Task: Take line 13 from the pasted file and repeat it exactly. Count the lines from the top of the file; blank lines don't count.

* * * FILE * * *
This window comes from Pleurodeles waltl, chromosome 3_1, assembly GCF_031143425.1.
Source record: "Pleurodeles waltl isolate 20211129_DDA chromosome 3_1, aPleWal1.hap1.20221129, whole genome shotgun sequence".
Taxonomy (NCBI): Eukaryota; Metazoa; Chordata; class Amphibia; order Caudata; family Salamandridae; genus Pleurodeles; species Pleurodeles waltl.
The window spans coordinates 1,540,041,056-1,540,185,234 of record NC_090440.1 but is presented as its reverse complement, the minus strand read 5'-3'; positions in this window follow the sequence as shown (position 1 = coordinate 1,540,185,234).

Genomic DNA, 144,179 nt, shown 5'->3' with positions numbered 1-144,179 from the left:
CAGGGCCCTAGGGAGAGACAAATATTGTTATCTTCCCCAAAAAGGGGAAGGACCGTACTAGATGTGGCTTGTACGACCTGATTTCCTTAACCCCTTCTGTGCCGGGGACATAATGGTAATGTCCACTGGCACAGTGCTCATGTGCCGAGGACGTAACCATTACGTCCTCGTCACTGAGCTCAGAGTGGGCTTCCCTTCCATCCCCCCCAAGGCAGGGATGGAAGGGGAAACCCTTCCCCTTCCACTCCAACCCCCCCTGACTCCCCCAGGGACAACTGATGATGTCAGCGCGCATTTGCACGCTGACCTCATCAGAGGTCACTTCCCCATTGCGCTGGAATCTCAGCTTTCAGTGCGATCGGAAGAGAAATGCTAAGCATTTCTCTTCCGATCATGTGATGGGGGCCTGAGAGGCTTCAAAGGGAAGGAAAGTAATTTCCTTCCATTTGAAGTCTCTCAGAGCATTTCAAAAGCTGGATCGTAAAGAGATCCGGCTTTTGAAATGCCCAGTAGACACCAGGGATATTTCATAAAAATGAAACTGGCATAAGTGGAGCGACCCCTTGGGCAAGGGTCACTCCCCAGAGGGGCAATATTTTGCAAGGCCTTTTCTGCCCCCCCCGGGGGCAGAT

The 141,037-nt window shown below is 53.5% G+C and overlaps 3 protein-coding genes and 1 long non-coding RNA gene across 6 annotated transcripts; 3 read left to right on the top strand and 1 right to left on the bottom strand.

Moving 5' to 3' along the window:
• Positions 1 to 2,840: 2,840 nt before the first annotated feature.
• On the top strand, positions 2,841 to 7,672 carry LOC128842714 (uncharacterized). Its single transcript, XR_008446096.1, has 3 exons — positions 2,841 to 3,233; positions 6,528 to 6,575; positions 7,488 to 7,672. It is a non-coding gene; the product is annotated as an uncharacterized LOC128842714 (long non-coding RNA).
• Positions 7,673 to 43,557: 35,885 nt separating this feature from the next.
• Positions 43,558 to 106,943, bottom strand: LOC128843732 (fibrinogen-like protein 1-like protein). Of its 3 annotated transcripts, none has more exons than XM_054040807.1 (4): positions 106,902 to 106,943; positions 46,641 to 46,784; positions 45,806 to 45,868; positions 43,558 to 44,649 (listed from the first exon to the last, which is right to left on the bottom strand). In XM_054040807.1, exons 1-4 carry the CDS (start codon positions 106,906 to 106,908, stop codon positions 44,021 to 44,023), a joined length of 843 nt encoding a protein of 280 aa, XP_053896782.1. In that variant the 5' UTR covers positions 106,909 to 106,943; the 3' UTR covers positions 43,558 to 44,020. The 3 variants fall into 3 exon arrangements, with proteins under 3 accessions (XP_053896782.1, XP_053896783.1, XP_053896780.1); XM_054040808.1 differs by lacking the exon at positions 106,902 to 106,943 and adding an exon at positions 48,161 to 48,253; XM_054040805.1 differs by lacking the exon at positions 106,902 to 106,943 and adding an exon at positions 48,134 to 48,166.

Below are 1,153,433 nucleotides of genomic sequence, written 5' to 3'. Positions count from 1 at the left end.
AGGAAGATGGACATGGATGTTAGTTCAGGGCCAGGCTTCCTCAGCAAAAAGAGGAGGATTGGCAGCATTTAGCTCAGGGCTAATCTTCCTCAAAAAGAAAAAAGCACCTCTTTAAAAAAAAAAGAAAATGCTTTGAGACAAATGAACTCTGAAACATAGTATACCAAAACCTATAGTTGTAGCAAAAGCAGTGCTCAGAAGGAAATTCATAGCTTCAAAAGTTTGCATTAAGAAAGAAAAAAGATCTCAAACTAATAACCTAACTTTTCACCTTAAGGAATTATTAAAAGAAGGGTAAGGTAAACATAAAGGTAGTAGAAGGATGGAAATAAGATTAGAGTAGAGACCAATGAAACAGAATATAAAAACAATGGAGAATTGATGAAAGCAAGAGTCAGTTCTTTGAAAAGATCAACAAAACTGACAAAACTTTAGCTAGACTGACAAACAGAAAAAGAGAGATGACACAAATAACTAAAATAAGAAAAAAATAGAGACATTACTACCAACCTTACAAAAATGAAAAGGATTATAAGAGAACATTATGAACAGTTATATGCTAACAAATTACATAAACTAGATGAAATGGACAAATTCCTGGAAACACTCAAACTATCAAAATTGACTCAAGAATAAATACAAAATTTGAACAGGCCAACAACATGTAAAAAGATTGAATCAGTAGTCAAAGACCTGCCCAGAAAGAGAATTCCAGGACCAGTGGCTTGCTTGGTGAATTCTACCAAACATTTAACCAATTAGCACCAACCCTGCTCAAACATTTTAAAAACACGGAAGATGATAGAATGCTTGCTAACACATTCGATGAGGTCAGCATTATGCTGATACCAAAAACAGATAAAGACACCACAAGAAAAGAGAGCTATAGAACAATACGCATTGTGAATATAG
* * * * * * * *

Below are 1,153,433 nucleotides of genomic sequence, written 5' to 3'. Positions count from 1 at the left end.